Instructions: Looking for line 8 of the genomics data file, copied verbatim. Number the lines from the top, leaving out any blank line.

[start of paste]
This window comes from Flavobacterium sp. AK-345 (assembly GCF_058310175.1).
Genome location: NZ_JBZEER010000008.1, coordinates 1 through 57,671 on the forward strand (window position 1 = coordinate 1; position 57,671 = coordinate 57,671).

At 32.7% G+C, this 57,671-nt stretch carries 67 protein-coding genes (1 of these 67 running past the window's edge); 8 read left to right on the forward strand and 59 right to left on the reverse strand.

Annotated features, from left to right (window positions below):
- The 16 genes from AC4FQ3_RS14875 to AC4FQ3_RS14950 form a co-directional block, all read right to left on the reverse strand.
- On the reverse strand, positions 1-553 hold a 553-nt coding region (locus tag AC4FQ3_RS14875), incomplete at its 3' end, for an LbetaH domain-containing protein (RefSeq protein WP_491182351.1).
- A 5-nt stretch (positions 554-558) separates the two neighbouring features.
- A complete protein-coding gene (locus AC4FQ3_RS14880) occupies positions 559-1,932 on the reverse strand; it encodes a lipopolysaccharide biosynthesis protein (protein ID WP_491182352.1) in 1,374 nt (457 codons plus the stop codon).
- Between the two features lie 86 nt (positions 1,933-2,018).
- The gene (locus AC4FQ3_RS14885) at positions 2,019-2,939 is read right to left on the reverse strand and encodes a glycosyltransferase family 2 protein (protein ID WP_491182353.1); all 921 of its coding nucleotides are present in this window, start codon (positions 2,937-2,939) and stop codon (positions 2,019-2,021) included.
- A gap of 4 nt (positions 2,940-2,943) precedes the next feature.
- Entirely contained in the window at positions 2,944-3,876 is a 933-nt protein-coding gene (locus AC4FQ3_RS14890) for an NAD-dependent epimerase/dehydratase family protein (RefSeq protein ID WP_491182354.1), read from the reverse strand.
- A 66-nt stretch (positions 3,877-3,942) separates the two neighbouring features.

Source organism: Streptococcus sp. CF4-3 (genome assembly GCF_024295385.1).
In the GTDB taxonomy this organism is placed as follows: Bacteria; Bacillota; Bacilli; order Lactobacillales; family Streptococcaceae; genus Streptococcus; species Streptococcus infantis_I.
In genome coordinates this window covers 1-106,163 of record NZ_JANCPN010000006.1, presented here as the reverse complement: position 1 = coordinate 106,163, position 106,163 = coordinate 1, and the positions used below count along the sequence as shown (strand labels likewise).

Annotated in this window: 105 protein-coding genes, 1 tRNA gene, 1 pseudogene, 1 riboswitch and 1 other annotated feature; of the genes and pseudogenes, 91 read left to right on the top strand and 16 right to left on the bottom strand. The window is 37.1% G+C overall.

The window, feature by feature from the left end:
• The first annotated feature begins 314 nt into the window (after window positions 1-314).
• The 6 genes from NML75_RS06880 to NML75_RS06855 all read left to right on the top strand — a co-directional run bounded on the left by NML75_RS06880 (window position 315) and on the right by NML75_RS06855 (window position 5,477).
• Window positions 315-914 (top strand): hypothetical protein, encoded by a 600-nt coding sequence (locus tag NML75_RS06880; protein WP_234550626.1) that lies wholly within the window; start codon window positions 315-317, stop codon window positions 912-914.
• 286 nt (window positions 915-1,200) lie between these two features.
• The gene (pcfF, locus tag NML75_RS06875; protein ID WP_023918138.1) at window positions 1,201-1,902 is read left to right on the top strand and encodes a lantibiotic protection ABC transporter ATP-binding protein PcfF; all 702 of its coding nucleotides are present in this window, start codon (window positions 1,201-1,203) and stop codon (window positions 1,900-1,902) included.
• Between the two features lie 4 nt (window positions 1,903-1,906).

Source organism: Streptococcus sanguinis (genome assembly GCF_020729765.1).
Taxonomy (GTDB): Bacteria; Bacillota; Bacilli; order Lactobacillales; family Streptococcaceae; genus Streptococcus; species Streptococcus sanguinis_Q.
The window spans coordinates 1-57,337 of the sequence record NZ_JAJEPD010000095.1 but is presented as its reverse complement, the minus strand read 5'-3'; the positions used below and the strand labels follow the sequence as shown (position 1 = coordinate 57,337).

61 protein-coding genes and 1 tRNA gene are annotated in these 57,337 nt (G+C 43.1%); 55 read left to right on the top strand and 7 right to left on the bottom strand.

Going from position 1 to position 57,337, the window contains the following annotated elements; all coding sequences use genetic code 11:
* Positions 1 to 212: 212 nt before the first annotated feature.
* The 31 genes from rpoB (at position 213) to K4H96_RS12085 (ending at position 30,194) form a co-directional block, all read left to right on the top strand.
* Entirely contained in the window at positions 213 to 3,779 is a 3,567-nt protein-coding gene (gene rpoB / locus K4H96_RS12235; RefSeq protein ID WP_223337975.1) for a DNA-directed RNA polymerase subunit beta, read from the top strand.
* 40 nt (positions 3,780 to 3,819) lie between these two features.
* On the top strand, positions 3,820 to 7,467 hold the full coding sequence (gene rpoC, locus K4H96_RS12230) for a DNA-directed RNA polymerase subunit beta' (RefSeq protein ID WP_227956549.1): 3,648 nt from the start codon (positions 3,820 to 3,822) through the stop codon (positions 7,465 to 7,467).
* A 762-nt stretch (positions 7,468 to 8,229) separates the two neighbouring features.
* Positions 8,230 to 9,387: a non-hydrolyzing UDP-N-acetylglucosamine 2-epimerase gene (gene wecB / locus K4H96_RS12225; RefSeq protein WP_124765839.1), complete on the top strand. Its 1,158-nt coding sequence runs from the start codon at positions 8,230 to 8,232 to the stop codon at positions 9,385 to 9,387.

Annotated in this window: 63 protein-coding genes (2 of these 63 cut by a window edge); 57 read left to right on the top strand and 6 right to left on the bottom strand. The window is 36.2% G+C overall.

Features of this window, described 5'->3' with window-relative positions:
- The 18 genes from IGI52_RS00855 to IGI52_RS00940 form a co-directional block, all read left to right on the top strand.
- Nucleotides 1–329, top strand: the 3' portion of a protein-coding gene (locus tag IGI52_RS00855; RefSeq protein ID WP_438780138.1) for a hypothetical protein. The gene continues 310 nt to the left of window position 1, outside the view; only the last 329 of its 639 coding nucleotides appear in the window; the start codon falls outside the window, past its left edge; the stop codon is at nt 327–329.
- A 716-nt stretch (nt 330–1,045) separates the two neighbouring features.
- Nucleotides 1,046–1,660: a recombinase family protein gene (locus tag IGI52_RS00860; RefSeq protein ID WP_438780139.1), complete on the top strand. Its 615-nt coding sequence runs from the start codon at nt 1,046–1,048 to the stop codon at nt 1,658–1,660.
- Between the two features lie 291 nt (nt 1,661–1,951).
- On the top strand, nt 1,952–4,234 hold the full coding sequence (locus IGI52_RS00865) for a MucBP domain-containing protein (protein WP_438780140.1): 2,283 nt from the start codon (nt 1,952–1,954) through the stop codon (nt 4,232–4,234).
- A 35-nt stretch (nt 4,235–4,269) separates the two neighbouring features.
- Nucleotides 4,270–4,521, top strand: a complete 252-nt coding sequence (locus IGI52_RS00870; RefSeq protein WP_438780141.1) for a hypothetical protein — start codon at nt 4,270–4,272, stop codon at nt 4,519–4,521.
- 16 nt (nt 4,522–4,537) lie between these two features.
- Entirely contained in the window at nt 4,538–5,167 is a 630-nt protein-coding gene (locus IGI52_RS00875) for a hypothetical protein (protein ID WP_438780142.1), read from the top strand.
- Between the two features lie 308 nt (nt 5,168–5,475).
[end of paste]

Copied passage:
- A complete protein-coding gene (locus AC4FQ3_RS14880) occupies positions 559-1,932 on the reverse strand; it encodes a lipopolysaccharide biosynthesis protein (protein ID WP_491182352.1) in 1,374 nt (457 codons plus the stop codon).